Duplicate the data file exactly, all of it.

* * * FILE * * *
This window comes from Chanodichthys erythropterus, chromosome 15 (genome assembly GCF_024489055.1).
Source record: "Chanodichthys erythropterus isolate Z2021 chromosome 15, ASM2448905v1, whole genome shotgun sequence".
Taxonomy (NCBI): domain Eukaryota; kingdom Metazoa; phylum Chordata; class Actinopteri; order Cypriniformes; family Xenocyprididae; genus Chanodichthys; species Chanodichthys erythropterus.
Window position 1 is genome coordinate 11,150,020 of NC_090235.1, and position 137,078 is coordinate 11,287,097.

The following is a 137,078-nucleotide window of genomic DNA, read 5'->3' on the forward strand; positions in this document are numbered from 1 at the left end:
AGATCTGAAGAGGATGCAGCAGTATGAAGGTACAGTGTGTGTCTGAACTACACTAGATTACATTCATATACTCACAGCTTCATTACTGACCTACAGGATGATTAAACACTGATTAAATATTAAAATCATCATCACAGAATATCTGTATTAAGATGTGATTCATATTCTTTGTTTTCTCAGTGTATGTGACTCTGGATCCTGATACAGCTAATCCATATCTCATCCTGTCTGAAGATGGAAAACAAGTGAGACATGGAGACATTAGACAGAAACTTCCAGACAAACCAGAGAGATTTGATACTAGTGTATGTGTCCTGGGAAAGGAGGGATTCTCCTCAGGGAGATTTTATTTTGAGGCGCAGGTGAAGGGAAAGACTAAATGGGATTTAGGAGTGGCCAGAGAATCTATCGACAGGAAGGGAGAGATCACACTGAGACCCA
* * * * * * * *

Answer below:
This window comes from Chanodichthys erythropterus, chromosome 15 (genome assembly GCF_024489055.1).
Source record: "Chanodichthys erythropterus isolate Z2021 chromosome 15, ASM2448905v1, whole genome shotgun sequence".
Taxonomy (NCBI): domain Eukaryota; kingdom Metazoa; phylum Chordata; class Actinopteri; order Cypriniformes; family Xenocyprididae; genus Chanodichthys; species Chanodichthys erythropterus.
Window position 1 is genome coordinate 11,150,020 of NC_090235.1, and position 137,078 is coordinate 11,287,097.

The following is a 137,078-nucleotide window of genomic DNA, read 5'->3' on the forward strand; positions in this document are numbered from 1 at the left end:
AGATCTGAAGAGGATGCAGCAGTATGAAGGTACAGTGTGTGTCTGAACTACACTAGATTACATTCATATACTCACAGCTTCATTACTGACCTACAGGATGATTAAACACTGATTAAATATTAAAATCATCATCACAGAATATCTGTATTAAGATGTGATTCATATTCTTTGTTTTCTCAGTGTATGTGACTCTGGATCCTGATACAGCTAATCCATATCTCATCCTGTCTGAAGATGGAAAACAAGTGAGACATGGAGACATTAGACAGAAACTTCCAGACAAACCAGAGAGATTTGATACTAGTGTATGTGTCCTGGGAAAGGAGGGATTCTCCTCAGGGAGATTTTATTTTGAGGCGCAGGTGAAGGGAAAGACTAAATGGGATTTAGGAGTGGCCAGAGAATCTATCGACAGGAAGGGAGAGATCACACTGAGACCCA